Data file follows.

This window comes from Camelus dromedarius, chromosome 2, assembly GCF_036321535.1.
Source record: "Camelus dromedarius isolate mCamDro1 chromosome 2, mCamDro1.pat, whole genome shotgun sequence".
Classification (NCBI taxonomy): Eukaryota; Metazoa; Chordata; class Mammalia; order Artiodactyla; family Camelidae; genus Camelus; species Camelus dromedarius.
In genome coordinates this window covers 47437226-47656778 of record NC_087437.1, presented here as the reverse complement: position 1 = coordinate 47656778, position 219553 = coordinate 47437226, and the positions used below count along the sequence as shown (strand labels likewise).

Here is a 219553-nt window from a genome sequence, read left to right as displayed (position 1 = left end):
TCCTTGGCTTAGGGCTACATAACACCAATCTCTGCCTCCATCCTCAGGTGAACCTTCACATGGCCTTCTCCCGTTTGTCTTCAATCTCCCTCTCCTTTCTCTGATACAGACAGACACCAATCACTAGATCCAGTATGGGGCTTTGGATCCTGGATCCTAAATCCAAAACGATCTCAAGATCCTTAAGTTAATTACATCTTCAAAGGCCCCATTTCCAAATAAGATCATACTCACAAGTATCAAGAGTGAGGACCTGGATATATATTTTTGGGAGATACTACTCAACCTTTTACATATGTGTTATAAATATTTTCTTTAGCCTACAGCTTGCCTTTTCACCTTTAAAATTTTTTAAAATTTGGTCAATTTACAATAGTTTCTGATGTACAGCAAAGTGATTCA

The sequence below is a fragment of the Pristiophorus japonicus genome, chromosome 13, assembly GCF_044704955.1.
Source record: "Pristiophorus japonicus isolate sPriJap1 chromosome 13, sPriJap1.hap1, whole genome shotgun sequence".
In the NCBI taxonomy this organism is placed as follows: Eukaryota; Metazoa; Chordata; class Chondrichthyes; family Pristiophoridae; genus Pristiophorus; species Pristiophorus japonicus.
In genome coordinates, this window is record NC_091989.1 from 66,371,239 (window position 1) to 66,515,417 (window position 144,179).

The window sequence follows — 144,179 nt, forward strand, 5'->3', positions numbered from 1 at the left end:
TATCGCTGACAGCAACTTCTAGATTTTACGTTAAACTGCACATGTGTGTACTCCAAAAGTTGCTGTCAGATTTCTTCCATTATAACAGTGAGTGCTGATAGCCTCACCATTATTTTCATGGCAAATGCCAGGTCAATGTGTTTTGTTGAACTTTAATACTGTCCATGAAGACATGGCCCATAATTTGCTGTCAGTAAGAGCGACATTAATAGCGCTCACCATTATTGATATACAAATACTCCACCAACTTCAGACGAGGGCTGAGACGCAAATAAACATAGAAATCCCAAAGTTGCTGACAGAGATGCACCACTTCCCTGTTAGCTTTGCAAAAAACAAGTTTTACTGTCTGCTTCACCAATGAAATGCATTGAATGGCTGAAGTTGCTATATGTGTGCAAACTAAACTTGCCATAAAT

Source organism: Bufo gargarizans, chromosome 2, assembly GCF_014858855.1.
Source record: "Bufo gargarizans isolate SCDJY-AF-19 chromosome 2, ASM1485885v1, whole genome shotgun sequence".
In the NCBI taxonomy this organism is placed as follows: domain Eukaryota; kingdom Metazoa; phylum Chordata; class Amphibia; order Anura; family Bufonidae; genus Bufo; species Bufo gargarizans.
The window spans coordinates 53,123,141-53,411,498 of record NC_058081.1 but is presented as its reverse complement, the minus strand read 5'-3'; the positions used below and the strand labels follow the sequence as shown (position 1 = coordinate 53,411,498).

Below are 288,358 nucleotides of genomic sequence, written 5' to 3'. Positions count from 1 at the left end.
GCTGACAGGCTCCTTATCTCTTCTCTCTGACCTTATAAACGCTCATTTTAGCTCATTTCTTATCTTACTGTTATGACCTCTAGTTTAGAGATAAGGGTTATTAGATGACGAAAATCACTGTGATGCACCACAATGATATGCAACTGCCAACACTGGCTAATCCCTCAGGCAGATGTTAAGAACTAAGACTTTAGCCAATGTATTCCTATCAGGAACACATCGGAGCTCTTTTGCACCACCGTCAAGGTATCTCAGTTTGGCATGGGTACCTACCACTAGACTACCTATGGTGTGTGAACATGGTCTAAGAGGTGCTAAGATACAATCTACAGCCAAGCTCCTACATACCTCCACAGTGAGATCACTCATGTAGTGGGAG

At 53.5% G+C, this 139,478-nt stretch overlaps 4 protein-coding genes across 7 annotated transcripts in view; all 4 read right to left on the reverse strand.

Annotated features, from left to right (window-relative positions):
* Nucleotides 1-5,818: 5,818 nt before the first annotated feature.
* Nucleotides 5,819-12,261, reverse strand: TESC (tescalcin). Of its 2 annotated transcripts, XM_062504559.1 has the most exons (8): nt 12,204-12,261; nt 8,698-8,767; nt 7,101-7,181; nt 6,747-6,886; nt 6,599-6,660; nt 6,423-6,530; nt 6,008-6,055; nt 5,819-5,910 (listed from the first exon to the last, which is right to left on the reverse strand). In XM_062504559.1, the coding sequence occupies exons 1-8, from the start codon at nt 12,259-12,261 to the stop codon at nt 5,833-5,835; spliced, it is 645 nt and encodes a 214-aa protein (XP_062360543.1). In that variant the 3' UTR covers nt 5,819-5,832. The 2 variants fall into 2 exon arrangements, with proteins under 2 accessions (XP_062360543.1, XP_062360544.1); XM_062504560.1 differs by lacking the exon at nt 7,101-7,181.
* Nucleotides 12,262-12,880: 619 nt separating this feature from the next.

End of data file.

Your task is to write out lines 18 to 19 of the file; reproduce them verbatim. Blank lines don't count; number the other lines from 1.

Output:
GCTGACAGGCTCCTTATCTCTTCTCTCTGACCTTATAAACGCTCATTTTAGCTCATTTCTTATCTTACTGTTATGACCTCTAGTTTAGAGATAAGGGTTATTAGATGACGAAAATCACTGTGATGCACCACAATGATATGCAACTGCCAACACTGGCTAATCCCTCAGGCAGATGTTAAGAACTAAGACTTTAGCCAATGTATTCCTATCAGGAACACATCGGAGCTCTTTTGCACCACCGTCAAGGTATCTCAGTTTGGCATGGGTACCTACCACTAGACTACCTATGGTGTGTGAACATGGTCTAAGAGGTGCTAAGATACAATCTACAGCCAAGCTCCTACATACCTCCACAGTGAGATCACTCATGTAGTGGGAG

At 53.5% G+C, this 139,478-nt stretch overlaps 4 protein-coding genes across 7 annotated transcripts in view; all 4 read right to left on the reverse strand.